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1. The Tectonics of Reversion and Promoting Identification (ittaika)

The profound impact of Okinawa's administrative reversion to Japan in May 1972 should not be retrospectively underestimated. This systemic shift affected every aspect of the economy and society of Okinawa. Any argument holding that a de facto reversion occurred prior to de jure realisation is erroneous. The GOJ began to play a greater role in Okinawa’s affairs at the behest of the USG from the early- to mid-1960’s, particularly within the joint Consultative and Technical Committees,[1] but its involvement was confined to a small, strictly non-military and non-controversial realm, primarily focused on the provision of financial assistance for education, social welfare, economic promotion, and such public works projects that the US deemed necessary or appropriate. Since the USG would not relinquish Okinawa until it was ready the GOJ was kept at arm's length. This persisted until the GOJ became amenable to continued, essentially unaltered US use of military bases in Okinawa after reversion. Independent of bilateral negotiations, of course, the GOJ initiated tentative post-reversion socio-economic development planning for Okinawa from about 1966, but was unable to get down to the real nitty-gritty until the formation of an appropriate mechanism: the US-Japan-Ryukyu Advisory Committee, in 1968. Okinawa was no less consumed by the thought of reversion. The GRI, municipal governments, organisations, and individuals, had ideas on what should or may happen. Economic fears were high, with few wanting to reclaim the dubious honour of being among Japan’s poorest areas. Okinawans were also keen to see if Sato Eisaku would keep his hondo nami pledge, putting Okinawa’s US bases under exactly the same conditions as mainland US bases.[2] In 1951, the GOJ had sacrificed Okinawa under the MTPJ for the good of Japan, without any apparent loss of sleep. The result of the worry, uncertainty, and myriad opinion on reversion exploding in the local media, however, was a remarkable period of creative energy. Ex-governor Ota Masahide wrote at the time, somewhat jestingly, of an ittaika boom.[3]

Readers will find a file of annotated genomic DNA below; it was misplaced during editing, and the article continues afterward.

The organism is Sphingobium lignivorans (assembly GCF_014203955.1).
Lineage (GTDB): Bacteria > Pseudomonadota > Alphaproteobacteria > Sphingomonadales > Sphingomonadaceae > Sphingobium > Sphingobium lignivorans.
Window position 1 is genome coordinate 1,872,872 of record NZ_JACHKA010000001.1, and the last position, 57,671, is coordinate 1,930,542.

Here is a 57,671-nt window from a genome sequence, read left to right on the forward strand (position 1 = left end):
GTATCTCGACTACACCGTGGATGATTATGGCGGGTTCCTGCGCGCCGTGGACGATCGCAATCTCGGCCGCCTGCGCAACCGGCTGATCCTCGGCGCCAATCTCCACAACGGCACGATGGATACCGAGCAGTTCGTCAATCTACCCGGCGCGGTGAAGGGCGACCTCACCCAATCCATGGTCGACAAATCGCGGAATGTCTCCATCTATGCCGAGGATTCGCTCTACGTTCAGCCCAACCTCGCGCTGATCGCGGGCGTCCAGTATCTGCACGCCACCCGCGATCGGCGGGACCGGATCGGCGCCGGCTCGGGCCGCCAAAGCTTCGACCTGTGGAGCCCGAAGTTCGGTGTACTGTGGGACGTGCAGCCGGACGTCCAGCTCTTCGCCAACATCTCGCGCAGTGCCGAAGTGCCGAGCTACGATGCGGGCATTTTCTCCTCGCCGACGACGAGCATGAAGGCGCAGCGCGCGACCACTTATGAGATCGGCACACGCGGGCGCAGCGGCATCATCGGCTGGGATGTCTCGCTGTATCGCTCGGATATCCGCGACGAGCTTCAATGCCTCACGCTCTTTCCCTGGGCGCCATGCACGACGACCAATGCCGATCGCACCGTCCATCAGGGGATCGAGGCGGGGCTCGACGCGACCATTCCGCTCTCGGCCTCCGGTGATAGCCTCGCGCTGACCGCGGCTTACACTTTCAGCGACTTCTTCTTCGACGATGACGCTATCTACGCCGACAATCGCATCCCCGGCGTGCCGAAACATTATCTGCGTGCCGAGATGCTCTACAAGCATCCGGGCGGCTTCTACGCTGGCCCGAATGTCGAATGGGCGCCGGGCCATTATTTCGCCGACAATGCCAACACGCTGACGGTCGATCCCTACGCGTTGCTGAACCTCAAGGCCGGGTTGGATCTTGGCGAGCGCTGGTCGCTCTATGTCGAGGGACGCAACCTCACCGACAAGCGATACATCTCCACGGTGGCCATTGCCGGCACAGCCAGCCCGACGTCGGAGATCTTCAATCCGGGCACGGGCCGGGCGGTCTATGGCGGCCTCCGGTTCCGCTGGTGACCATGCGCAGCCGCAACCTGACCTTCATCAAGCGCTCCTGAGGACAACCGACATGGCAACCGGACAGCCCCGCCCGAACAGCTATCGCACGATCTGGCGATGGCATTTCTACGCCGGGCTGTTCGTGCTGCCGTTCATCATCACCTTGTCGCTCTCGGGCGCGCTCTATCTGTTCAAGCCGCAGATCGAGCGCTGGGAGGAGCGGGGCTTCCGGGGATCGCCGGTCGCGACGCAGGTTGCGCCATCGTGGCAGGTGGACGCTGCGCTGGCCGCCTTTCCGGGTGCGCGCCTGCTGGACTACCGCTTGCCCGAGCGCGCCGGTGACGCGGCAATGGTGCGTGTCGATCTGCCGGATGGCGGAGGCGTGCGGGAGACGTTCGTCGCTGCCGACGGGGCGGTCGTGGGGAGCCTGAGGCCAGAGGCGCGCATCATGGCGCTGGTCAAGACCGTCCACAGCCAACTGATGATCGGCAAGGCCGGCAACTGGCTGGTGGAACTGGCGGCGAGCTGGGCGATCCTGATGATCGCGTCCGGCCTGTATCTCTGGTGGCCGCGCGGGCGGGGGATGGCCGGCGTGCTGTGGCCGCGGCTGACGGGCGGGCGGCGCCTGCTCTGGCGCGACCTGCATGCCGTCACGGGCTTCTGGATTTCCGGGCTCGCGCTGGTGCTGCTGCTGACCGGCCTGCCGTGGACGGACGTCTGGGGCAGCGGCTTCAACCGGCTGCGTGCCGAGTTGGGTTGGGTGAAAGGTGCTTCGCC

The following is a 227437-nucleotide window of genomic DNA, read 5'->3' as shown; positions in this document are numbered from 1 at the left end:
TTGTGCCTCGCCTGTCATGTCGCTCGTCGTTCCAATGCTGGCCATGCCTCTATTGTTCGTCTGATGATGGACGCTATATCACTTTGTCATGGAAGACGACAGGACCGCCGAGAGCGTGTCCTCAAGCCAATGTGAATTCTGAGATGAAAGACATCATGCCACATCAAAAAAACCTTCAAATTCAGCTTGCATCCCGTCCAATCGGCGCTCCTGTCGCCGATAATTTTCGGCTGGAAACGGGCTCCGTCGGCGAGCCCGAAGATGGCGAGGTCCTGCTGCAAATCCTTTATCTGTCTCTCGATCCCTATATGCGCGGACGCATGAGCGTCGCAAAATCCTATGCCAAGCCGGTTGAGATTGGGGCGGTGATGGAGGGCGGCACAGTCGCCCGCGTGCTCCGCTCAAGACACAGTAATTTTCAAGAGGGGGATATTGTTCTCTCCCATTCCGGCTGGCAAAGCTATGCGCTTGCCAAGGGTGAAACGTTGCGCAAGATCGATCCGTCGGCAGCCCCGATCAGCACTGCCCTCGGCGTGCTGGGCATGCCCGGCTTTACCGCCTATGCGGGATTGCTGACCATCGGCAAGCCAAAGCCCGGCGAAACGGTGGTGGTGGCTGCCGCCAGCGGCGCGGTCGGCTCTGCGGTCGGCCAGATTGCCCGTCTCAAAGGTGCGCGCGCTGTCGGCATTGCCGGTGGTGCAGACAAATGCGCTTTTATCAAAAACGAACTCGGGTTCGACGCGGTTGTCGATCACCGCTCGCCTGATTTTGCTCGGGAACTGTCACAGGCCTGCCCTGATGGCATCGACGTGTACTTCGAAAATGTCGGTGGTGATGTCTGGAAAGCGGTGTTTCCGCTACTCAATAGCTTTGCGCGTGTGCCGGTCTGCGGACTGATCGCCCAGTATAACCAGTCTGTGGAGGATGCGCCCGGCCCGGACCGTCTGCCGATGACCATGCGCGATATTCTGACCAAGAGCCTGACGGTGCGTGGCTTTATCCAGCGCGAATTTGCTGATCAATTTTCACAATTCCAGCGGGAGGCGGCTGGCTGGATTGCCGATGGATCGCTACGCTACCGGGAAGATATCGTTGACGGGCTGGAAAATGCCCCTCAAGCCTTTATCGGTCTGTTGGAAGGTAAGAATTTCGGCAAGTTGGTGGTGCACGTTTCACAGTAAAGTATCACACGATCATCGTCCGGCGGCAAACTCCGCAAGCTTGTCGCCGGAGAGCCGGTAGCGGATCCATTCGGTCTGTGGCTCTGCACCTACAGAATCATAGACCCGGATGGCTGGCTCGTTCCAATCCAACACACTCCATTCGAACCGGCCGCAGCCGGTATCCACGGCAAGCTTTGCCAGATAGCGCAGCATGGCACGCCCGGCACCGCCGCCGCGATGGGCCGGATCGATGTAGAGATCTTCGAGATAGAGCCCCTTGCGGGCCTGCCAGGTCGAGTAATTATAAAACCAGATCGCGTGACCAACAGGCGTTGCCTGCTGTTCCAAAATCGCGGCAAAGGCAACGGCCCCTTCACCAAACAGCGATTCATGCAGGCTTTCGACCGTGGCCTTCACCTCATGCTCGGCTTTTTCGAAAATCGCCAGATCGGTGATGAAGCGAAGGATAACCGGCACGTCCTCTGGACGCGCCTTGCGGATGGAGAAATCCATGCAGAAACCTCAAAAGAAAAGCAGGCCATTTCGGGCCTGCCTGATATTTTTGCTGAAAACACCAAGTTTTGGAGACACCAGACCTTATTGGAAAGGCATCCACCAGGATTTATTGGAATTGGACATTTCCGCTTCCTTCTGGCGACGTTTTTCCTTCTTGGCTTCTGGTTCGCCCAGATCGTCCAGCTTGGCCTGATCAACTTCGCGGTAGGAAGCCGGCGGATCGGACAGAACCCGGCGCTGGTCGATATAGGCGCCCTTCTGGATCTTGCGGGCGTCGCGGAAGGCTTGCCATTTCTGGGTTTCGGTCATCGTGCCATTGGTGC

As has been detailed, US President Kennedy first hinted at reversion in 1962.[4] The issue appears to have drifted off the radar screen for a while, resurfacing when Sato became PM in late-1964. In a joint communiqué issued after Sato’s first meeting with new President Lyndon B. Johnson in January 1965,[5] Sato expressed his strong desire that, when feasible, Okinawa be restored to Japan.[6] Visiting Okinawa in August 1965, Sato stated "until Okinawa’s reversion to Japan (the Fatherland) takes place the postwar era will not have ended."[7] Given the importance of Okinawa’s bases at the time Johnson offered only a minor expansion in the function of the Consultative and Technical committees, urging the GOJ to continue financial aid efforts to improve the socio-economic welfare of Okinawans.[8] In truth, Sato felt Washington would be far more agreeable to the idea of reversion if Japan supported US policy in Vietnam.[9] Indeed, the view Sato received from his own government was that the US would need full assurance of continued free use of Okinawa in a post-reversion era as the basic quid pro quo.[10] When Sato and Johnson met again in November 1967, there had been a distinct mellowing. While no date was set, the communiqué specified Okinawa’s status would be kept under joint review, with the aim of returning it to Japan.[11] Clearly, once negotiators separated the issue of post-reversion use of military bases in Okinawa from administrative reversion itself, the path to agreement cleared. This commitment was cemented in a decision to accelerate ittaika efforts,[12] leading to a removal of the "remaining economic and social barriers" between Okinawa and Japan.[13] The Ryukyu Retto Kodo Benmukan ni taisuru Shimon Iinkai, or Advisory Committee to the High Commissioner of the Ryukyu Islands (HCRI-ADCOM, or ADCOM), was established, charged with “advising and making mutually agreed upon recommendations regarding economic, social, and related matters."[14] By virtue of its authority in Okinawa, the US chaired ADCOM, with the GRI and GOJ equally represented. GRI representative Senaga Hiroshi[15] availed himself of an opportunity to punch at the same weight as the two sovereign states, becoming as active as the GOJ’s Takase Jiro in presenting initiatives.